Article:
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Ender's Game [Blu-ray]

556 customer reviews

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Product details

  • Actors: Asa Butterfield, Abigail Breslin, Harrison Ford, Ben Kingsley, Viola Davis
  • Directors: Gavin Hood
  • Format: PAL, Blu-ray
  • Language: English
  • Region: Region B/2 (Read more about DVD/Blu-ray formats.)
  • Aspect Ratio: 16:9 - 1.78:1
  • Number of discs: 1
  • Classification: 12
  • Studio: Entertainment One
  • DVD Release Date: 10 Mar. 2014
  • Run Time: 114 minutes
  • Average Customer Review: 3.7 out of 5 stars  See all reviews (556 customer reviews)
  • ASIN: B00AW9MB4W
  • Amazon Bestsellers Rank: 2,731 in DVD & Blu-ray (See Top 100 in DVD & Blu-ray)

Reviews

Product Description

Big-budget sci-fi starring Asa Butterfield and Ben Kingsley. When an alien race known as the Formics attack Earth, the International Fleet prepare for their next attack by recruiting the most intelligent children on Earth and training them to lead the inevitable battle. Split up from his family and taken to the Fleet's Battle School, Ender Wiggin (Butterfield) quickly makes a name for himself as the best recruit of his generation with abilities even surpassing those of the legendary war hero Mazer Rackham (Kingsley). As his reputation grows and Ender continues to impress his peers, he is expected to be Earth's only hope against the alien race. But with the Formics preparing for their next move, will Ender finish his training in time to lead his people to victory as anticipated?

From the Back Cover

In the near future, a hostile alien race have attacked Earth. If not for the legendary heroics of International Fleet Commander, Mazer Rackham (Ben Kingsley), all would have been lost. In preparation for the next attack, Colonel Graff (Harrison Ford) and the International Military are training only the best young children to find the future leader. Ender Wiggin (Asa Butterfield), a shy, but strategically brilliant boy is pulled out of his school to join the elite. Arriving at Battle School, Ender quickly and easily masters increasingly difficult war games, distinguishing himself and winning respect amongst his peers. Ender is soon ordained by Graff as the military's next great hope, resulting in his promotion to Command School. Once there, he's trained by Mazer Rackham, himself, to lead his fellow soldiers into an epic battle that will determine the future of Earth and save the human race.

Customer Reviews

3.7 out of 5 stars

Most Helpful Customer Reviews

3 of 3 people found the following review helpful By THE MOVIE GUY on 10 Nov. 2013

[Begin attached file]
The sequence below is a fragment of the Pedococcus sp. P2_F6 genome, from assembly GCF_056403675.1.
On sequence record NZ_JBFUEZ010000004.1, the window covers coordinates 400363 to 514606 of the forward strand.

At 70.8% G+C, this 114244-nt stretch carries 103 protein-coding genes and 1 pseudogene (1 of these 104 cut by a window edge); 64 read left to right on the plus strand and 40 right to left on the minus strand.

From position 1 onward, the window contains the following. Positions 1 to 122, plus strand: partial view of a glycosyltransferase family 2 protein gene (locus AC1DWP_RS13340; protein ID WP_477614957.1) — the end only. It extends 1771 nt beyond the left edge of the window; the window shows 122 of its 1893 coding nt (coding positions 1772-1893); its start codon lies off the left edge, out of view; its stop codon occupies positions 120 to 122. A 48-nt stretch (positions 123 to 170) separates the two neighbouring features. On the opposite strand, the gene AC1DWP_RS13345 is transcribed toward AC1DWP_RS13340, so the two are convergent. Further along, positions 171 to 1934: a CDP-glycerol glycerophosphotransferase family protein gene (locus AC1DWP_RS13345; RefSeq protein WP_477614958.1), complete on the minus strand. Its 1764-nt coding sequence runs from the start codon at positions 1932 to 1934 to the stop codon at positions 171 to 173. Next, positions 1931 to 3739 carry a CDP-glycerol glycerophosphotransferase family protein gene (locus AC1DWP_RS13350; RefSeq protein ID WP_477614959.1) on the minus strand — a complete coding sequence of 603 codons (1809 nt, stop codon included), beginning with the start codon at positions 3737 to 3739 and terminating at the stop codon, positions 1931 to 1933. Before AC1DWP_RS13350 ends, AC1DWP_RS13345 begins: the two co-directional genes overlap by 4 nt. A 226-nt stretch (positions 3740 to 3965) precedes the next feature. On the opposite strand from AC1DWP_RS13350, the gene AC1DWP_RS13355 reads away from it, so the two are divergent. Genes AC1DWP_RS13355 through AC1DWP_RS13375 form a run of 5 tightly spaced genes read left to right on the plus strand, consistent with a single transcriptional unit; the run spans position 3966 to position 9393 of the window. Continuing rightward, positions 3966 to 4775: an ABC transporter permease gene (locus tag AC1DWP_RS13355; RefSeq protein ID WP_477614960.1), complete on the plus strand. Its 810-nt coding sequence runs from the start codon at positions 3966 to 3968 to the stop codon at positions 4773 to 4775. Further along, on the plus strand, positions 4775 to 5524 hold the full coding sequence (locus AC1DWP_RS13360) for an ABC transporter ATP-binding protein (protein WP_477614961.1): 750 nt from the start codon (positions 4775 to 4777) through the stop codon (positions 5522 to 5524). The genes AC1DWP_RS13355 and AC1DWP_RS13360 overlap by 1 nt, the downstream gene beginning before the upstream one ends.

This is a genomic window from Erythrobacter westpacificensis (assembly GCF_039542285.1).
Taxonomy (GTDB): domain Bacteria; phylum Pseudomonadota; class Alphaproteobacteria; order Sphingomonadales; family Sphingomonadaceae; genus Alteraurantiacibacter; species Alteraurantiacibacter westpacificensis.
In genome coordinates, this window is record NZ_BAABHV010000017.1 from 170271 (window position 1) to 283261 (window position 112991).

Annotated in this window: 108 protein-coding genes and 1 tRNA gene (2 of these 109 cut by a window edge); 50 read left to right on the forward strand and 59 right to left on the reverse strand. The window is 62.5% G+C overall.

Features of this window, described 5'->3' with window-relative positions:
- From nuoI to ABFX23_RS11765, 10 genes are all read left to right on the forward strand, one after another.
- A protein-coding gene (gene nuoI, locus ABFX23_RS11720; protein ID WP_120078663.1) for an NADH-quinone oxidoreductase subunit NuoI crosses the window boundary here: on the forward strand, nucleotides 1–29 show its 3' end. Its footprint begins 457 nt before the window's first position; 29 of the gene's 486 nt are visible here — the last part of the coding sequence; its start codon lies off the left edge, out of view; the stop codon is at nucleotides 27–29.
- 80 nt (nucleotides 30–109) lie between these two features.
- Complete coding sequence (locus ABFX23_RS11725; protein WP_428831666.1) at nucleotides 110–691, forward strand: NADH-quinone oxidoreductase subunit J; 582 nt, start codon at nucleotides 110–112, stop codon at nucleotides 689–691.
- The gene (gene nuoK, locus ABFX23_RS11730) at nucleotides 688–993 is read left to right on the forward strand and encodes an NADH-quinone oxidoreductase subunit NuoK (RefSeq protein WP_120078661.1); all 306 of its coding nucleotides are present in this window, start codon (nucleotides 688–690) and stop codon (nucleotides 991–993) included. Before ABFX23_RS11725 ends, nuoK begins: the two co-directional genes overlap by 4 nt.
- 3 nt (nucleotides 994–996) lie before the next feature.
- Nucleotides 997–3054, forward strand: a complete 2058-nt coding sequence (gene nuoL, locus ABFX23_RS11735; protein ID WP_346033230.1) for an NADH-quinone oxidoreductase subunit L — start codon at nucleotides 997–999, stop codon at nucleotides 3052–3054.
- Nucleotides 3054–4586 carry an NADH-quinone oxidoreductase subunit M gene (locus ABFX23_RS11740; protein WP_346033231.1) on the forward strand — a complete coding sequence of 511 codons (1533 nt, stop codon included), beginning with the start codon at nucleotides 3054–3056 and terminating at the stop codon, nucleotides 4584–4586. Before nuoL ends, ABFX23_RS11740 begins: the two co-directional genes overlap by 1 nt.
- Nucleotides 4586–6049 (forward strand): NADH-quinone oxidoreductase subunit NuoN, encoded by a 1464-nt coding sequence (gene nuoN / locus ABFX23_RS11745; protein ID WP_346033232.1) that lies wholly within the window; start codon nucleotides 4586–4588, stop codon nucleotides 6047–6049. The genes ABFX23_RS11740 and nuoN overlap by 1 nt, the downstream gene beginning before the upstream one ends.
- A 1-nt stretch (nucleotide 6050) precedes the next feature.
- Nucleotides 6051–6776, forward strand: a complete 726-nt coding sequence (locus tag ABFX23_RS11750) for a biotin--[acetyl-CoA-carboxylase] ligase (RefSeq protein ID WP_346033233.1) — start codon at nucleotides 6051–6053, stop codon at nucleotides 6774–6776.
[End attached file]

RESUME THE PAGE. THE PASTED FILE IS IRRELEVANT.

Format: DVD
In the future Earth is nearly destroyed by an alien race of bug like creatures, but we were saved by a great hero that wasn't Casper Van Dien but Gandhi (Ben Kinsley). Children play video games to see who will become the next war leader. The overly robotic Ender Wiggen (Asa Butterfield) is on the fast track to become that leader, trained by Han Solo (Harrison Ford).

The film is magnificent in its graphics. The characters are fairly dry as in too many science fiction films which are theme driven. Written in 1985 the film looks at the "First Strike" debate. Should you attack your enemy first if you believe you are about to be attacked? This was debated in the 1980's and during the 1930's. It became policy in Iraq and is still debated today, the reason why Hollywood chose to make this film now. The film also touches on population control and structural society for the common good.

The multiple adult themes have been dummy downed for the young target audience who are surely more enthralled by the computer games than any under lying meaning. If "Ender's Game" reminds you of other modern films it is because they copied from it, or the book upon it was based. In that regard this feature is similar to "John Carter." a film that was not as popular as those it inspired.

Worth while viewing for the kids. Adults might find themselves at times bored during the formulaic plot.
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14 of 16 people found the following review helpful By harpoon guns to 'safe', please on 26 July 2014
Format: DVD
I rather think this was as good as Hollywood could do with this one, particularly if aiming for this certificate (though Transformers made a 12, and with that language, I remain amazed, though it's otherwise suitable only for the under sixes). I always felt the book to be a rather adult book with kids in it, and this definitely moves more towards the kids than does the book.